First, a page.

Fastest growing occupations will be jobs that don’t even exist today
Three quarters of global future thinkers say fastest growing occupations will be brain augmentation technicians, whole life therapists, and wellness curators
Want to know what jobs might be available for your children, or what you should be retraining in? In Fast Future’s 2040 foresight survey, a global network of future thinkers say that future generations will be working in roles that don’t even exist today or are only just starting to emerge.
As businesses look to seize on the efficiencies that artificial intelligence (AI) offers, many jobs are due to become automated to reduce headcount and costs. In their place, expect to see the growth of opportunities in autonomous transport, rapid construction, the greening of housing, atomically precise manufacturing, the crypto economy, mixed reality technosports, and in virtual metaverse businesses.
However, with a growing global population, continuing advances in healthcare, and rising life expectancy, the biggest areas of growth could be in the health and wellness sector. 75% of respondents believe that occupations such as brain and body augmentation technicians, whole life therapists, and personal health and wellness curators will be among the most sought after and widely available jobs in the future.
A total of 297 leading futurist, academics and future thinkers from around the world, working in 35 different sectors, took part in the 2040 Foresight Survey designed by expert futurist Rohit Talwar from Fast Future, and undertaken to explore future thinkers’ responses to topics covered in the recently launched book Aftershocks and Opportunities 2: Navigating the Next Horizon.
Rohit explains: “As existing sectors automate and reduce headcounts, the question arises over where displaced bank staff, lawyers, retail assistants, civil servants, and production workers will find employment. Businesses in emerging sectors from synthetic biology to 3D printed manufacturing and autonomous vehicles are all coming to market with highly automated models requiring far fewer workers for each pound or dollar of revenue generated. This means we could face an acute jobs shortage. In response, to secure their own livelihoods, many displaced individuals will look to work in entirely new fields and professions or create their own businesses. These could be in new sectors that are already on a growth path, or in ones that could emerge in the next two decades.”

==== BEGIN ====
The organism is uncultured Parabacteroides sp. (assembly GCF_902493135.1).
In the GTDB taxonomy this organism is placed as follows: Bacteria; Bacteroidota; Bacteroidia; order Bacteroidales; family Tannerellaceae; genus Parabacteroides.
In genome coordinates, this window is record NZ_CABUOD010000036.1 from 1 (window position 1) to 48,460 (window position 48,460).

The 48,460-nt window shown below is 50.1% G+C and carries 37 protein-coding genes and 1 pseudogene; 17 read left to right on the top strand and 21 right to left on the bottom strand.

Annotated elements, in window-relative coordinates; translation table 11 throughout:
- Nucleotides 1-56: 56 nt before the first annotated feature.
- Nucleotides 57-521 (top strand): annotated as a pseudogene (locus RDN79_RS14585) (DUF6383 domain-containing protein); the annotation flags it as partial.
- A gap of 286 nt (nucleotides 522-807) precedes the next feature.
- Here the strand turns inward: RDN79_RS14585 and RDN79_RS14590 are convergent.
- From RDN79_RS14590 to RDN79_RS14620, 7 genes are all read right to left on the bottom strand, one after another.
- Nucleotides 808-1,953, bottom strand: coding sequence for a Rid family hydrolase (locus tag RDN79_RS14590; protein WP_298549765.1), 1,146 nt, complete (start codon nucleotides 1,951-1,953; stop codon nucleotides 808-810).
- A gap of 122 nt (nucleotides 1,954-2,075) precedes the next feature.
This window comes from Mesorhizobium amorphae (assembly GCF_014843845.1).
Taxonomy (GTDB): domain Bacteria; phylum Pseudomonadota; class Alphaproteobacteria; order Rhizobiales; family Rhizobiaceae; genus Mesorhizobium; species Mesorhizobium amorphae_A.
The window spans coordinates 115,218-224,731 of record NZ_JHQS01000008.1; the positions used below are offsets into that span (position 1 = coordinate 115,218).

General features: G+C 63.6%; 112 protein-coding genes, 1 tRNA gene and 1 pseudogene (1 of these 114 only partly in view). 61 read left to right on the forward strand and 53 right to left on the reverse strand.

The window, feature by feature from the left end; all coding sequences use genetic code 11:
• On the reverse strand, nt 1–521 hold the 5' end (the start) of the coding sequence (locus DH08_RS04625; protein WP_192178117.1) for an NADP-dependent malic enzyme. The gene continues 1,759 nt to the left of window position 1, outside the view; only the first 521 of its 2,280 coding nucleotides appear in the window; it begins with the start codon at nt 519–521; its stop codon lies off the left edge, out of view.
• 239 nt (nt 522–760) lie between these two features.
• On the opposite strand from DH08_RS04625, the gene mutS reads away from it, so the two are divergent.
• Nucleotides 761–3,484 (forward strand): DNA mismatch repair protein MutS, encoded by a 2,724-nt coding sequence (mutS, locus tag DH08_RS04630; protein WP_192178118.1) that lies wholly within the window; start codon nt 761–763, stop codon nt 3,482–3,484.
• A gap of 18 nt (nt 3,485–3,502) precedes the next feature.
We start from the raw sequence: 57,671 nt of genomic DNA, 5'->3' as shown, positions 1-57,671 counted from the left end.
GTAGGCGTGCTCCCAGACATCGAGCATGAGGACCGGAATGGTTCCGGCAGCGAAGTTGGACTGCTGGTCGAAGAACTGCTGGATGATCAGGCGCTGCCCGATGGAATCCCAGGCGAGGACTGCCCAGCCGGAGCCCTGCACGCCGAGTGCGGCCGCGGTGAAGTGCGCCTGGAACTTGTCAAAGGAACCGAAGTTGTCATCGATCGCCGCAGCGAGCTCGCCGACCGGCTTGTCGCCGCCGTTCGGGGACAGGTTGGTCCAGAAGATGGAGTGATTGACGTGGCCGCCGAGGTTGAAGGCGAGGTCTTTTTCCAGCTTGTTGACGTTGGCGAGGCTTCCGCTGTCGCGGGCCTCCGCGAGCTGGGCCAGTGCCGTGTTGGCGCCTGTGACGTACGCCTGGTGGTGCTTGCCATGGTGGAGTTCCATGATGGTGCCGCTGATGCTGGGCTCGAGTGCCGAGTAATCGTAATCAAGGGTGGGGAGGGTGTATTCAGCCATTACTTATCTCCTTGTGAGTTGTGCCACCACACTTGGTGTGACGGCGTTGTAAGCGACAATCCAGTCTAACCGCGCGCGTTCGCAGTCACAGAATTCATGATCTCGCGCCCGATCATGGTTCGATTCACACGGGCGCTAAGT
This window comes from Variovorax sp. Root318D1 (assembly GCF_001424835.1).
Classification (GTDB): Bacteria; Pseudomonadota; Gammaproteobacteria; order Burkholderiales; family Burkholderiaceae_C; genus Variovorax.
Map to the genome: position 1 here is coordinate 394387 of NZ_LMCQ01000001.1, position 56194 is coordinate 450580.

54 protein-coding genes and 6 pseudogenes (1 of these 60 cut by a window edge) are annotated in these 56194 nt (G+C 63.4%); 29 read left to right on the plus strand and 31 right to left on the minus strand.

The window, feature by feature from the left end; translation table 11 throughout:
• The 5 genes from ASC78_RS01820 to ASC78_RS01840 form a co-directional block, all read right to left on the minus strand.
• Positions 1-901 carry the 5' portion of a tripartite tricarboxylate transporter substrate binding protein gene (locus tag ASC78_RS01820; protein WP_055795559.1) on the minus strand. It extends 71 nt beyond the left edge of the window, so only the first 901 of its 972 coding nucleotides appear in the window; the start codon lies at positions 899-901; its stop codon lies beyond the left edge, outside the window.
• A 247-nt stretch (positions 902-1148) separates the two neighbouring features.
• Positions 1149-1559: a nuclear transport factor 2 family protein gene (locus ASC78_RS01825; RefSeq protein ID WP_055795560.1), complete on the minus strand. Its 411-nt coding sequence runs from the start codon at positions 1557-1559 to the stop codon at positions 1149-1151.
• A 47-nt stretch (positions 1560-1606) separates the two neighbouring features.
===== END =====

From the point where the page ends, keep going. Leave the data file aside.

Over half (54%) of the future thinkers agreed that by 2040 robots and artificial intelligence (AI) would be performing the majority of everyday roles in the workplace and across society – from lawyers, police officers, and teachers through to chefs, pilots, and journalists. Almost half (49%) also believe accelerating automation could result in over 50% of the workforce being permanently unemployed and living on a guaranteed basic income, in return for undertaking continuous personal development and performing a range of community services.
Rohit continues: “Historically, we’ve seen a proportion of roles, jobs, and even entire sections of some professions be eliminated every few years through changes in the nature of work, process re-engineering, and task automation. The pace of automation is now accelerating, and investment in AI around the globe is estimated to be over US$1tr. In every sector and profession, the technology has been seen to outperform humans is some or all aspects of the roles undertaken. Hence, the near term payoff from such investments will largely be in headcount reduction. In the medium to longer term, these technology advances could lead to the opening up of new markets, new revenue opportunities, and new job creation.”